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Readers are asked to send a note of any misprints or mistakes that they spot in this item to editor@pnreview.co.uk

This item is taken from PN Review 62, Volume 14 Number 6, July - August 1988.

Letters
DEAR EDITORS: I am sorry my review of Fleur Adcock's The Faber Book of Twentieth-Century Women's Poetry caused Laura (Riding) Jackson so much ire. Clearly I am the villain of the piece unlike the 'good' and 'kindly' person at Faber who takes such pains to please all poets. My account of omissions from the anthology was not meant to be comprehensive; nor did I omit Laura (Riding) Jackson's name through malice or ignorance, as her letter seems to imply. No slight on the quality of her work or her established reputation was intended. Some of the omissions - because they were unexplained - invited speculation on the editor's policy; Laura (Riding) Jackson's did not because the exclusion was of her own making, not the editor's. In the pre-publication review copy which I received, Fleur Adcock praises Marianne Moore in the preface as a gifted experimentalist. She then comments: 'Laura Riding is another authentic innovator but unfortunately her work cannot be shown in the context of this anthology'. From this, it seemed perfectly clear to me that Laura (Riding) Jackson had refused permission for her work to appear in the Faber selection. I assumed readers of the anthology would respect, and draw their own conclusions about, such a decision. The preface in my copy contains no reference to Laura (Riding) Jackson as one who objects 'to gender differentiation in literary selections of collections', presumably because I received the Faber review copy before final revisions were made. I can hardly be expected to discuss what I have not seen. Nor did I feel that there was room in such a short review-article for a full discussion of the role of gender in reading, writing and publication.
Avril Horner

DEAR SIR: The essay by Raymond Tallis, 'The Strange Case of Jacques L.', (PNR 60) should not be allowed to pass unchallenged. I would make four points, three regarding its substance and one, the most serious, regarding its style and assumptions.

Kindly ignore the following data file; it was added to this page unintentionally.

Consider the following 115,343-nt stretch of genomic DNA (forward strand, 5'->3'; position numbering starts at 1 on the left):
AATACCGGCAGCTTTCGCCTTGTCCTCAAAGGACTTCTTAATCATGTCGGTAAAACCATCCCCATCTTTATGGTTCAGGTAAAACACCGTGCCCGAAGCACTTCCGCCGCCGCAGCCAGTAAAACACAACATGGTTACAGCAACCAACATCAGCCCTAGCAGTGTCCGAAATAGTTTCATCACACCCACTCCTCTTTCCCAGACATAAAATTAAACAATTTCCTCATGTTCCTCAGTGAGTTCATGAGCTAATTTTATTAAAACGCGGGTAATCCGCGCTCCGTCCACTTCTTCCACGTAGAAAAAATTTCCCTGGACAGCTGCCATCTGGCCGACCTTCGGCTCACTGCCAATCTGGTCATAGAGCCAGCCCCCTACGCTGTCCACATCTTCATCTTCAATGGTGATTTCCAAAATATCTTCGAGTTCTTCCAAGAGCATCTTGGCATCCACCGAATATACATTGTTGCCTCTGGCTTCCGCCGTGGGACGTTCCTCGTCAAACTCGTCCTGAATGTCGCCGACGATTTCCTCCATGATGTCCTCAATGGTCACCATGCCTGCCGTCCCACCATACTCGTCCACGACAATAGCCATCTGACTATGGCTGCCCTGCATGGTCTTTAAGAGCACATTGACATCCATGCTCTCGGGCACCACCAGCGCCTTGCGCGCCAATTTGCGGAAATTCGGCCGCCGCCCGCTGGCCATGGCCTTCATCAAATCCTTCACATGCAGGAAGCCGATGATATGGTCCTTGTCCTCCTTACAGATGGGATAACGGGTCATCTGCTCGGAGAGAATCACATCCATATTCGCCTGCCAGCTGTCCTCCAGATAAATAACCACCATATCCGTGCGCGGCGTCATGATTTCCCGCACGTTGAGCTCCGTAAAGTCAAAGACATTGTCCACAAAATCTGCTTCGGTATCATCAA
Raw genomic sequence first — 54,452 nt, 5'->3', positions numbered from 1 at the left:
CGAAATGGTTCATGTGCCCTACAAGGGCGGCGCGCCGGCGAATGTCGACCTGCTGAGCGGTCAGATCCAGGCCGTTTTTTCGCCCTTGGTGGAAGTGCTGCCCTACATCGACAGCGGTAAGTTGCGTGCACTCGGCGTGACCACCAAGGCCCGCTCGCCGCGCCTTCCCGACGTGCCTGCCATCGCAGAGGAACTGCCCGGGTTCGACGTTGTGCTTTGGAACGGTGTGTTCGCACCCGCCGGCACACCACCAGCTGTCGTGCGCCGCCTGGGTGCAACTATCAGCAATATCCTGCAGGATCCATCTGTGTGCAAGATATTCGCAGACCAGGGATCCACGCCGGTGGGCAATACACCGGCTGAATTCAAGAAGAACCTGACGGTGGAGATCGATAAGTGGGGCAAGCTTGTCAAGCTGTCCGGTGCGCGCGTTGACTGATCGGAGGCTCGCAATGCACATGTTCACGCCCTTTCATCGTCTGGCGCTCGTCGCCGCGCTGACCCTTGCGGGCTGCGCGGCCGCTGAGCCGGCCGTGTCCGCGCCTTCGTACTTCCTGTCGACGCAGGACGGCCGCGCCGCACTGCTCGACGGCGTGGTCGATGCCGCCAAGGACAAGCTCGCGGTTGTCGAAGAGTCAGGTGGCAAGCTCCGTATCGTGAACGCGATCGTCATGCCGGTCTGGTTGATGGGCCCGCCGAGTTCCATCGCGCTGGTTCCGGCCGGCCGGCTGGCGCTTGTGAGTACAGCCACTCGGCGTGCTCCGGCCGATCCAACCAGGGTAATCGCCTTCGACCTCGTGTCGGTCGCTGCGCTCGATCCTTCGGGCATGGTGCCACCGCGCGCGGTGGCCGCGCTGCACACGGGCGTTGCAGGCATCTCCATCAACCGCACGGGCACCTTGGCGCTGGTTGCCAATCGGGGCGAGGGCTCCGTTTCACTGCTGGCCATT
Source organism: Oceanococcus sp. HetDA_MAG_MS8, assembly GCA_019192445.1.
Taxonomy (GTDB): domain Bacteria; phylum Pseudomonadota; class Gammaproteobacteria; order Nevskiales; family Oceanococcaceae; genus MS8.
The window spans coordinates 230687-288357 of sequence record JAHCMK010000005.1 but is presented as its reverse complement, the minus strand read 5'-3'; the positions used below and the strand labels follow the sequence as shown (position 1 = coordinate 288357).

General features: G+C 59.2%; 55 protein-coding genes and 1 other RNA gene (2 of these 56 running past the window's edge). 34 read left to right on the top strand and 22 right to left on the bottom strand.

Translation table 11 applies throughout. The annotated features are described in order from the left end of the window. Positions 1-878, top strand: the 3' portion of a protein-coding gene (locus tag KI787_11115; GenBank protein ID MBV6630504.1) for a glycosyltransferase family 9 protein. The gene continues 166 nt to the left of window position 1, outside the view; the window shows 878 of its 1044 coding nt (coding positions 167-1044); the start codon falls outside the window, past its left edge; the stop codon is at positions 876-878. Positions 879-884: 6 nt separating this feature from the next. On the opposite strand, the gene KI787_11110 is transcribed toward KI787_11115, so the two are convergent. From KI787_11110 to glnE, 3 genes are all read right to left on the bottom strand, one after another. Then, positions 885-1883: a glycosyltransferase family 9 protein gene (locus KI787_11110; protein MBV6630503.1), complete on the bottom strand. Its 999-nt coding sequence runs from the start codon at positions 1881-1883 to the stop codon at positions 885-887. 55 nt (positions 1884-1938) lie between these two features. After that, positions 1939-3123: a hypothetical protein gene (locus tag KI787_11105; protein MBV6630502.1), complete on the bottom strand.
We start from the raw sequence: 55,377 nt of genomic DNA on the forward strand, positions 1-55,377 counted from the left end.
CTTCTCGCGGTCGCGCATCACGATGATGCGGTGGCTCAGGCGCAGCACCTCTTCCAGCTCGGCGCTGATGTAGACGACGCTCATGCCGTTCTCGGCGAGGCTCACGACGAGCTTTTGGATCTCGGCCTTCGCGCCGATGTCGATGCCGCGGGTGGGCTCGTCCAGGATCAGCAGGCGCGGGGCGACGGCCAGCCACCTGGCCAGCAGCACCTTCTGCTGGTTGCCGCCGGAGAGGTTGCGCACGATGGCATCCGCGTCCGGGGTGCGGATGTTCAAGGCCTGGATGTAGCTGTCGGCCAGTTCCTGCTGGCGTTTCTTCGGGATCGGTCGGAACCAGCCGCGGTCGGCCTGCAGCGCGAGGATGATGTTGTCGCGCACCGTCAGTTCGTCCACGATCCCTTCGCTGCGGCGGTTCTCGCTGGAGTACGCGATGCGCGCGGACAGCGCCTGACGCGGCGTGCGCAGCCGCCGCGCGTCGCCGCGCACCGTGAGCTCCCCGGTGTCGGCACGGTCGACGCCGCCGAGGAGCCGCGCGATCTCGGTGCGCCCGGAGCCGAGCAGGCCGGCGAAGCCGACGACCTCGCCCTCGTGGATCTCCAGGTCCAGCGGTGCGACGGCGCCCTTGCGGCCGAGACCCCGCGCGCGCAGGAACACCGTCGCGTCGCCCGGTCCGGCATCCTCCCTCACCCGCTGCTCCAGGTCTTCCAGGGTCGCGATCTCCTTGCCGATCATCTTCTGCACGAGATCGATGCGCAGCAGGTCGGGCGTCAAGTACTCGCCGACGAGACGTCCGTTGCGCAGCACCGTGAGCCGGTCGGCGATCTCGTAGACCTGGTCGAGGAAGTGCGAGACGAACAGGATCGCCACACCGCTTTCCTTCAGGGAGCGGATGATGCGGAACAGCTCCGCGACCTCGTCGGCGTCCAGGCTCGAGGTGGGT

1. Lacan's account of the construction of the subject as an effect in the mirror stage (see Ecrits 1977, pp.1-7) does not assume that such a fundamental aspect of infant development depends "upon the accident of catching sight of oneself in a mirror". As Lacan states unequivocally, the idea of a literal mirror is only an illustration, exhibiting "in an exemplary situation (my italics)" how the infant's identity is actually constituted as it is reflected by other people ("There's good little boy, then - finish up your din-dins" etc).

2. The essay is perfectly correct to claim that any idea of the ego recognising itself would presume just what needs to be explained. In an essay published in 1976 and reprinted in Law and Ideology (1979) Paul Hirst pointed out with reference to the Lacanian theory that "recognition presupposes a point of cognition prior to the recognition". He also pointed out that Lacan's is not a theory of recognition. It does not assume "that the infant recognizes itself in the mirror" (as Tallis says) or in the identities provided for it by other people but rather misrecognises itself in them (which is why Lacan writes of "the méconnaissances that constitute the ego", p.6).

3. Lacan's account of how the I is brought about as an effect may import all kinds of difficulties. But the essay does not consider the even greater difficulties faced by alternative theories of (1) the ego as bodily (2) the I as acquired cognitively from an external social identity. If (1) the I is something we are born with, why don't feral chickens develop egos? If (2) the I is what we internalise from our social roles, what exactly is the process of this (uneven) internalisation? The very currency gained by the psychoanalytic account especially as developed in Lacan is itself evidence for its plausibility and usefulness.

4. Anyone can be wrong, though being this wrong evidences a reading of Lacan so casual it must be symptomatic. 'The Strange Case of Jacques L.' instances once again a certain very English mode of discourse (see 'The Politicisation of English', PNR 40). This assumes (a) that the only reason for writing or thinking at all is self-advancement (so Lacan worked to win praise from the "true Lacanians", among whom Malcom Bowie is "a Lacanian fellow-traveller"); (b) that everything can be settled - is always already settled - by 'common sense' (so Lacan is self-evidently an "old charlatan" because he believes identity depends on "the accident of catching sight of oneself in a mirror"); and (c) that error is so obvious it is met most appropriately with ironic or facetious dismissal (so Lacan is referred to throughout as "the Master" and the Ecrits as the Scriptures"; it is not fanciful here to detect a version of xenophobic Protestantism - thus the opposite of good old English Protestant common sense is foreign Popery represented by a "Parisian intellectual", "the Chosen One" who demands "unquestioning belief").